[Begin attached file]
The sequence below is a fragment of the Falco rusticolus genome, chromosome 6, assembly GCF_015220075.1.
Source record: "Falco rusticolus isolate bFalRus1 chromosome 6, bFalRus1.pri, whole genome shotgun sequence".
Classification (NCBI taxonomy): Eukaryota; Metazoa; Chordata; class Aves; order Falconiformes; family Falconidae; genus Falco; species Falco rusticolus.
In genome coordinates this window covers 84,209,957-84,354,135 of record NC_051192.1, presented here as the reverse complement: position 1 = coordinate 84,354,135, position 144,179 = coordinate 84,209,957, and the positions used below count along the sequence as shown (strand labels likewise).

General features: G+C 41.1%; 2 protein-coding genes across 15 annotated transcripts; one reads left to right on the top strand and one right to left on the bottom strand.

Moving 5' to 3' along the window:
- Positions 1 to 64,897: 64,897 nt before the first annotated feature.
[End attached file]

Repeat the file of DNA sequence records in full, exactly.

The sequence below is a fragment of the Falco rusticolus genome, chromosome 6, assembly GCF_015220075.1.
Source record: "Falco rusticolus isolate bFalRus1 chromosome 6, bFalRus1.pri, whole genome shotgun sequence".
Classification (NCBI taxonomy): Eukaryota; Metazoa; Chordata; class Aves; order Falconiformes; family Falconidae; genus Falco; species Falco rusticolus.
In genome coordinates this window covers 84,209,957-84,354,135 of record NC_051192.1, presented here as the reverse complement: position 1 = coordinate 84,354,135, position 144,179 = coordinate 84,209,957, and the positions used below count along the sequence as shown (strand labels likewise).

General features: G+C 41.1%; 2 protein-coding genes across 15 annotated transcripts; one reads left to right on the top strand and one right to left on the bottom strand.

Moving 5' to 3' along the window:
- Positions 1 to 64,897: 64,897 nt before the first annotated feature.